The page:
Last month I mentioned that I wouldn't be growing tomatoes in the garden this year because I have a mild allergy. That doesn't mean I'll give them up without a fight. I've carried this Thai tomato dip recipe with me for 17 years and it holds too many good memories to toss it away just because of anaphylactic shock. Kidding. Kidding. Tomatoes just make my face red... as a tomato.
Seventeen years ago I was finishing up my undergrad degree in Michigan, living in a campus apartment, and working as a greenhouse assistant. I managed to contract pneumonia in the middle of the summer and my then-boyfriend's father, a doctor, advised against going back to work. The tropical-like humidity of the greenhouse apparently doesn't mix well with respiratory distress. Generously, he invited me to come live with their family instead of the campus cockroach motel that probably gave me pneumonia in the first place.
The doctor and his wife, both originally from Thailand, treated me like a son and truly made me feel like part of the family. There wasn't a day when I didn't hang out in the kitchen learning "mom's" recipes from Northern Thailand. I wasn't vegetarian yet so Nam Prik Ong—pork and tomato dipping sauce—was one of my favorites. I've since vegetarianzied it, and regardless of whether or not it still tastes authentic, it's incredibly delicious and versatile.
In Thailand Nam Prik Ong is served as a vegetable dip. However, I can make a whole meal out of it by slathering it on rice and eating with carrot sticks and steamed green beans. The sauce is tangy and spicy with a balanced sweetness, depending how much red curry paste you use and how sweet your tomatoes are. Mom always used cherry or grape tomatoes because of their concentrated sweetness. The large round pale pink grocery store tomatoes just don't work because their flavor doesn't even resemble that of a true tomato. That's what makes this recipe such a treat for tomato growers.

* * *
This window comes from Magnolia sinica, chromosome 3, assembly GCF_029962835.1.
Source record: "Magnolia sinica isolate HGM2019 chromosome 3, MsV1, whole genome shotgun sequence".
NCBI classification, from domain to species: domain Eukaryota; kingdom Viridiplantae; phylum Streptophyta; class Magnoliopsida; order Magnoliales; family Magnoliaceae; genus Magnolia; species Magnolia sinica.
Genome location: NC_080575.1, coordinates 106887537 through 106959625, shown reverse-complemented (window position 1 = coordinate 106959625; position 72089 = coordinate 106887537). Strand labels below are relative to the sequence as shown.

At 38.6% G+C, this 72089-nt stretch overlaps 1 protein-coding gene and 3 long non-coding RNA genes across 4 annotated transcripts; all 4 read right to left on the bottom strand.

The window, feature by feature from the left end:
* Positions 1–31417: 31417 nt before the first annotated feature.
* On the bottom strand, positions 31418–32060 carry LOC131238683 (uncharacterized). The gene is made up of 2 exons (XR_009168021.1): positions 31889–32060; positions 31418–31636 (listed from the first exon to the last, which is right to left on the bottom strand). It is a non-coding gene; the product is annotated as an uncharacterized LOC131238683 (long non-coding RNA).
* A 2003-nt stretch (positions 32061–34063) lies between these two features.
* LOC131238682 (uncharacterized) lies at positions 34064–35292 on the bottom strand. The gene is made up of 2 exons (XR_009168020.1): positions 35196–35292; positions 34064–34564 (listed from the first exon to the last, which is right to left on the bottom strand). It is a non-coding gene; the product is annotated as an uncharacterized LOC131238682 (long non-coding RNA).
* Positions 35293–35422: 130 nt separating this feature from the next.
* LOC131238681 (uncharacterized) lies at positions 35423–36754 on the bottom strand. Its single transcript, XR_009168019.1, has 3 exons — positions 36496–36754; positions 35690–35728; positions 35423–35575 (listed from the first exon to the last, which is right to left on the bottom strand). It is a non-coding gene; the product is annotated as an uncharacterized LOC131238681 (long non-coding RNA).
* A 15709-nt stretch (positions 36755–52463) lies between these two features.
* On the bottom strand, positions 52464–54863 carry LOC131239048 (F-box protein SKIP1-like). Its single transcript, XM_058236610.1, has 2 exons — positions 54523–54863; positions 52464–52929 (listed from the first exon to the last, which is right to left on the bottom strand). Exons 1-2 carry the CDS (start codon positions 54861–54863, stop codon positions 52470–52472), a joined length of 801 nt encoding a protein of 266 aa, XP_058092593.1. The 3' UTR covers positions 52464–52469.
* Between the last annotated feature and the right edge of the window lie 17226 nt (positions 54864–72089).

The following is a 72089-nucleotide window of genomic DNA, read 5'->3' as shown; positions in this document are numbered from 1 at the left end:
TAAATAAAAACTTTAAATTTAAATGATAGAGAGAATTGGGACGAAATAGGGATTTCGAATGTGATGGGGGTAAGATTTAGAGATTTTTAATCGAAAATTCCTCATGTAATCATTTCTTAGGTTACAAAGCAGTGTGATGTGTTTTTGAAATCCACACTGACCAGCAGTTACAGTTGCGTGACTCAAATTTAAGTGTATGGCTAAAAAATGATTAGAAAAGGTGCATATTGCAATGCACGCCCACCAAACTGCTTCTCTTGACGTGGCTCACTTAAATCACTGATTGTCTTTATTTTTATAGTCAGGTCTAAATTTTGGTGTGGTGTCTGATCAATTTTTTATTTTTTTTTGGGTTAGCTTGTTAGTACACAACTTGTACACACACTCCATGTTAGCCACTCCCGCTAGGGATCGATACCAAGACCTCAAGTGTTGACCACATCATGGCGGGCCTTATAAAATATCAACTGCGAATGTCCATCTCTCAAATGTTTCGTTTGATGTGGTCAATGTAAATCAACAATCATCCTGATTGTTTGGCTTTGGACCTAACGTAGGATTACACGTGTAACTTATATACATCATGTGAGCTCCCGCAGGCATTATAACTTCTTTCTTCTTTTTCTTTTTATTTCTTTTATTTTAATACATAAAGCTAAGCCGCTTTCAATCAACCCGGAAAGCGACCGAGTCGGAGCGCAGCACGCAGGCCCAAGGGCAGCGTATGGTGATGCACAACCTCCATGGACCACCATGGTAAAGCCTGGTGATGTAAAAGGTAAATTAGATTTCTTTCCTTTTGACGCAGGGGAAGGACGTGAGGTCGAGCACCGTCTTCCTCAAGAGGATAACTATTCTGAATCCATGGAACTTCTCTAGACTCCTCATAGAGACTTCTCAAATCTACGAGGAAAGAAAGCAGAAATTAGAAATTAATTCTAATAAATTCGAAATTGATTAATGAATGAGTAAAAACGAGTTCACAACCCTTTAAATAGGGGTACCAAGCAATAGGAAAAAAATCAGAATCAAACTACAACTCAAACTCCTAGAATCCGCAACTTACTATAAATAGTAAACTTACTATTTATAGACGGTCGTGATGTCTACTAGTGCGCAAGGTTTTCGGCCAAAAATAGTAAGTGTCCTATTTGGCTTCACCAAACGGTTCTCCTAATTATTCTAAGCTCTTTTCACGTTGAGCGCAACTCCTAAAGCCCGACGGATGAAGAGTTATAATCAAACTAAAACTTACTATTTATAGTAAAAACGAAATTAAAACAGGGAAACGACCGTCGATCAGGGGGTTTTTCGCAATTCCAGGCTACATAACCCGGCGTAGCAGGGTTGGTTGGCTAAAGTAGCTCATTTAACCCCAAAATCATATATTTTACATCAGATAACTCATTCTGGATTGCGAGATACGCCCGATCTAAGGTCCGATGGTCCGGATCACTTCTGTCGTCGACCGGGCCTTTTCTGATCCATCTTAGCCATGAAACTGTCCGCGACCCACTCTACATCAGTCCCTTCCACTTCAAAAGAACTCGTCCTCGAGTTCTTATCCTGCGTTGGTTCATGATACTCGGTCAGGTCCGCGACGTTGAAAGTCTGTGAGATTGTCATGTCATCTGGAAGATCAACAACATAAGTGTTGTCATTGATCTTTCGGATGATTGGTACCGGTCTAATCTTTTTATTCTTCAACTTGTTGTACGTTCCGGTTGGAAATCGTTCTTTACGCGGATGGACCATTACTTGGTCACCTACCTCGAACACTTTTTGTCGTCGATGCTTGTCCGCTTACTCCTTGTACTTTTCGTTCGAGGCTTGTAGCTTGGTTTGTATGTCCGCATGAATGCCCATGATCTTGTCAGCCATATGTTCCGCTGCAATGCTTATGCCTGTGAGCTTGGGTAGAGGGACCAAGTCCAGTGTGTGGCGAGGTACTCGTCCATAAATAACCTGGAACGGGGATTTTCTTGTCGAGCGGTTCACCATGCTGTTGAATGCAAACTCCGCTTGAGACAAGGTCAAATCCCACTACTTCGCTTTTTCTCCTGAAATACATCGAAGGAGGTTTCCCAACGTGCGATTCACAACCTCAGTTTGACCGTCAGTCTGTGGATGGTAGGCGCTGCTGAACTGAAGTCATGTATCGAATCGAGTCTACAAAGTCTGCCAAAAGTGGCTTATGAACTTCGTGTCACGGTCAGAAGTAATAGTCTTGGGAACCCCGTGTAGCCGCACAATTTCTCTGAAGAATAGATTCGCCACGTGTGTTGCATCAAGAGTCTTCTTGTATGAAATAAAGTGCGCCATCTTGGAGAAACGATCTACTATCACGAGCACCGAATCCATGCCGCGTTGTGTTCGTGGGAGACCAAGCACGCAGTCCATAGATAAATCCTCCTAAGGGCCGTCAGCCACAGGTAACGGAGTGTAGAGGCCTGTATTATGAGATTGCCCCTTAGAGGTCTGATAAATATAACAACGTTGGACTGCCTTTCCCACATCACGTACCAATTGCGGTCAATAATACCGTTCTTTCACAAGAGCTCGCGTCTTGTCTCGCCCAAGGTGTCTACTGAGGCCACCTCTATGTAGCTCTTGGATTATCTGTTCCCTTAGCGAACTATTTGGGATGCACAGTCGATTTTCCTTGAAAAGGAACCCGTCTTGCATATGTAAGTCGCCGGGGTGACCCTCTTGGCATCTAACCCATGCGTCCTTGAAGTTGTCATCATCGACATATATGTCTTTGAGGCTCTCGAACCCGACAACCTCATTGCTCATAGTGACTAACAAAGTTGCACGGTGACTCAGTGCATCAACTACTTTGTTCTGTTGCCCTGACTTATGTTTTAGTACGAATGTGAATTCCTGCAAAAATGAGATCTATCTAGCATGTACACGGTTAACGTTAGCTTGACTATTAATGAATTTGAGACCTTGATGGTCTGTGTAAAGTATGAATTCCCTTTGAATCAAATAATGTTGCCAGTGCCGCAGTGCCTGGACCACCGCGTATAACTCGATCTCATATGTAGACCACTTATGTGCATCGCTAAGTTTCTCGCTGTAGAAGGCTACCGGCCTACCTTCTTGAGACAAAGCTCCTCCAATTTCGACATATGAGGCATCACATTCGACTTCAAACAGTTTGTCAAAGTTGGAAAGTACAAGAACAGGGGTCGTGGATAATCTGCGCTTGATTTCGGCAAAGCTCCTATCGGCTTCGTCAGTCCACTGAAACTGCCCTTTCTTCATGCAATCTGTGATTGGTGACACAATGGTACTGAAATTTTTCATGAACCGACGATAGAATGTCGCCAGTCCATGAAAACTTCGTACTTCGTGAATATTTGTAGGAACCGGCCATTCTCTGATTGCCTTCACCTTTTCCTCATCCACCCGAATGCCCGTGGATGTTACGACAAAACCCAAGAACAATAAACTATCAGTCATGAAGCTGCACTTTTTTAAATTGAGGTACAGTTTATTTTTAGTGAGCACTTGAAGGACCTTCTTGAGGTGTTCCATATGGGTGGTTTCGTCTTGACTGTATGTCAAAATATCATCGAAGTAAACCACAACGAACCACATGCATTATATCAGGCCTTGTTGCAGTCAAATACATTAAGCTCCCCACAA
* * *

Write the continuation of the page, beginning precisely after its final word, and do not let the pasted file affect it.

A few tips to get started:
1. The original recipe calls for fish sauce which, if you've never tasted it, is intensely salty with a pungent fermented fish aroma. It stinks! One could simply add extra salt to this recipe and it would be a fine replacement for fish sauce. But to get that extra depth of flavor, I make a vegetarian fish sauce replacement. Simply soak a square of dried kombu in just enough hot water to cover the piece of seaweed. Dissolve about two teaspoons of salt to make the liquid briney. To take the "funkiness" a step further (to replicate the true fermented stench of fish sauce) I add about a half teaspoon of fermented tofu.
2. Store bought red curry paste greatly simplifies this dish. The alternative is to make your own using garlic, red chilis, shallots, lemongrass, kaffir lime, galangal, and cilantro/coriander. When using store bought, be sure to look at the ingredient list as most brands of Thai curry use shrimp paste. Aroy-D is a well known Thai brand that is vegetarian.
3. Unless you're using canned tomatoes (which does work for this recipe), you'll end up with all those chewy little tomato skin curls in your sauce. If you don't mind those, then simply chop your tomatoes and cook as-is. If tomato skins annoy you, toss your whole raw tomatoes into a pot of boiling water for a minute or two until the skins start to blister. Immediately transfer them to an ice water bath and then peel off the skins. Alternatively, you could pulse your tomatoes in a food processor but this will give you a less chunky sauce.
4. I've tried this recipe with Quorn burgers and Boca burgers. Quorn simply doesn't work as a substitute for the ground pork originally used. I use a 4-count box of Boca burgers, crumbled.
5. Serve the sauce on rice or as a warm veggie dip. Try "dippable" veggies like carrot sticks, cucumber and zucchini slices, or blanched green beans. The sauce also pairs well with steamed cabbage.